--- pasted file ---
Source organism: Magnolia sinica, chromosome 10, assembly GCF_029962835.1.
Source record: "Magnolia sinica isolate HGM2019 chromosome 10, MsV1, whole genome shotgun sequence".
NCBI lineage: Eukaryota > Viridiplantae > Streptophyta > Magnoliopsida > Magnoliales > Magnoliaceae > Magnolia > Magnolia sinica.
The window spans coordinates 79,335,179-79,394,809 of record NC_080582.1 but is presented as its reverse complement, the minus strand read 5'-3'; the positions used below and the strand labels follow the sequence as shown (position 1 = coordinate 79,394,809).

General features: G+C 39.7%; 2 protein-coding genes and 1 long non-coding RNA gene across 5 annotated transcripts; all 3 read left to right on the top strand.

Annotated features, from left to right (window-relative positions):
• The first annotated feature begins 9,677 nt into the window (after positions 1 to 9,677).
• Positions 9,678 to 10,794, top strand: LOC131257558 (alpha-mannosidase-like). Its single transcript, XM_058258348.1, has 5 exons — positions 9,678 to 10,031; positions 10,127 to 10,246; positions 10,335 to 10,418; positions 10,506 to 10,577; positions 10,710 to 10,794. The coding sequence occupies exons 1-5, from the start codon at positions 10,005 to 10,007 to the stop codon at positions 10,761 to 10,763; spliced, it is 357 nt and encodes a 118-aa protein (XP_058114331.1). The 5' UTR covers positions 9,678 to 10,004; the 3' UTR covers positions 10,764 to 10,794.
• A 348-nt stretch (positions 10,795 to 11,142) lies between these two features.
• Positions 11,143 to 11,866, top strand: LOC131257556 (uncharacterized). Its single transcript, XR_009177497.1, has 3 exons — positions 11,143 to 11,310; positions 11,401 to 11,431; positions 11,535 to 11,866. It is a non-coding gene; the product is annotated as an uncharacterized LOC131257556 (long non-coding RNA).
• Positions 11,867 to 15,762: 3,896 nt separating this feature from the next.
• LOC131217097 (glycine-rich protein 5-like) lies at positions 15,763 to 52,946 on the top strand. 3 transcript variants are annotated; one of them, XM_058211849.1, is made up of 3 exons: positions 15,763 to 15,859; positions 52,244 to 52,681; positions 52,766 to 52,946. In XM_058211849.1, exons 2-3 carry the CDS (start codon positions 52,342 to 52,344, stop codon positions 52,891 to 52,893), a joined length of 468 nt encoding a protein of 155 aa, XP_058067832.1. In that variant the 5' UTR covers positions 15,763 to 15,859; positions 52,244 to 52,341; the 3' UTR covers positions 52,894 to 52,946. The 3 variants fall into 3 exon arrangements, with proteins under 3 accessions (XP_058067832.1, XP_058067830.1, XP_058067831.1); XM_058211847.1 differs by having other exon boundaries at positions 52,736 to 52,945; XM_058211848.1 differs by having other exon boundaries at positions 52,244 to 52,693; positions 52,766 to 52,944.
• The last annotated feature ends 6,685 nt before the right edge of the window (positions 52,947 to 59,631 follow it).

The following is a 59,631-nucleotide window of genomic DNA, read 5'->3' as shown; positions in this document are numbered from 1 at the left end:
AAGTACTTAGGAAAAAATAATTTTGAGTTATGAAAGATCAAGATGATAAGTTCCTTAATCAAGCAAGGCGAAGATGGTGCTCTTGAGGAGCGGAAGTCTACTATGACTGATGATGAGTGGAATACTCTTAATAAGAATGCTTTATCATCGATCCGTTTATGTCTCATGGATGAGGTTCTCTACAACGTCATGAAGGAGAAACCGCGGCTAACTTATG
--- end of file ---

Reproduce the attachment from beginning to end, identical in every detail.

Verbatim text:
Source organism: Magnolia sinica, chromosome 10, assembly GCF_029962835.1.
Source record: "Magnolia sinica isolate HGM2019 chromosome 10, MsV1, whole genome shotgun sequence".
NCBI lineage: Eukaryota > Viridiplantae > Streptophyta > Magnoliopsida > Magnoliales > Magnoliaceae > Magnolia > Magnolia sinica.
The window spans coordinates 79,335,179-79,394,809 of record NC_080582.1 but is presented as its reverse complement, the minus strand read 5'-3'; the positions used below and the strand labels follow the sequence as shown (position 1 = coordinate 79,394,809).

General features: G+C 39.7%; 2 protein-coding genes and 1 long non-coding RNA gene across 5 annotated transcripts; all 3 read left to right on the top strand.

Annotated features, from left to right (window-relative positions):
• The first annotated feature begins 9,677 nt into the window (after positions 1 to 9,677).
• Positions 9,678 to 10,794, top strand: LOC131257558 (alpha-mannosidase-like). Its single transcript, XM_058258348.1, has 5 exons — positions 9,678 to 10,031; positions 10,127 to 10,246; positions 10,335 to 10,418; positions 10,506 to 10,577; positions 10,710 to 10,794. The coding sequence occupies exons 1-5, from the start codon at positions 10,005 to 10,007 to the stop codon at positions 10,761 to 10,763; spliced, it is 357 nt and encodes a 118-aa protein (XP_058114331.1). The 5' UTR covers positions 9,678 to 10,004; the 3' UTR covers positions 10,764 to 10,794.
• A 348-nt stretch (positions 10,795 to 11,142) lies between these two features.
• Positions 11,143 to 11,866, top strand: LOC131257556 (uncharacterized). Its single transcript, XR_009177497.1, has 3 exons — positions 11,143 to 11,310; positions 11,401 to 11,431; positions 11,535 to 11,866. It is a non-coding gene; the product is annotated as an uncharacterized LOC131257556 (long non-coding RNA).
• Positions 11,867 to 15,762: 3,896 nt separating this feature from the next.
• LOC131217097 (glycine-rich protein 5-like) lies at positions 15,763 to 52,946 on the top strand. 3 transcript variants are annotated; one of them, XM_058211849.1, is made up of 3 exons: positions 15,763 to 15,859; positions 52,244 to 52,681; positions 52,766 to 52,946. In XM_058211849.1, exons 2-3 carry the CDS (start codon positions 52,342 to 52,344, stop codon positions 52,891 to 52,893), a joined length of 468 nt encoding a protein of 155 aa, XP_058067832.1. In that variant the 5' UTR covers positions 15,763 to 15,859; positions 52,244 to 52,341; the 3' UTR covers positions 52,894 to 52,946. The 3 variants fall into 3 exon arrangements, with proteins under 3 accessions (XP_058067832.1, XP_058067830.1, XP_058067831.1); XM_058211847.1 differs by having other exon boundaries at positions 52,736 to 52,945; XM_058211848.1 differs by having other exon boundaries at positions 52,244 to 52,693; positions 52,766 to 52,944.
• The last annotated feature ends 6,685 nt before the right edge of the window (positions 52,947 to 59,631 follow it).

The following is a 59,631-nucleotide window of genomic DNA, read 5'->3' as shown; positions in this document are numbered from 1 at the left end:
AAGTACTTAGGAAAAAATAATTTTGAGTTATGAAAGATCAAGATGATAAGTTCCTTAATCAAGCAAGGCGAAGATGGTGCTCTTGAGGAGCGGAAGTCTACTATGACTGATGATGAGTGGAATACTCTTAATAAGAATGCTTTATCATCGATCCGTTTATGTCTCATGGATGAGGTTCTCTACAACGTCATGAAGGAGAAACCGCGGCTAACTTATG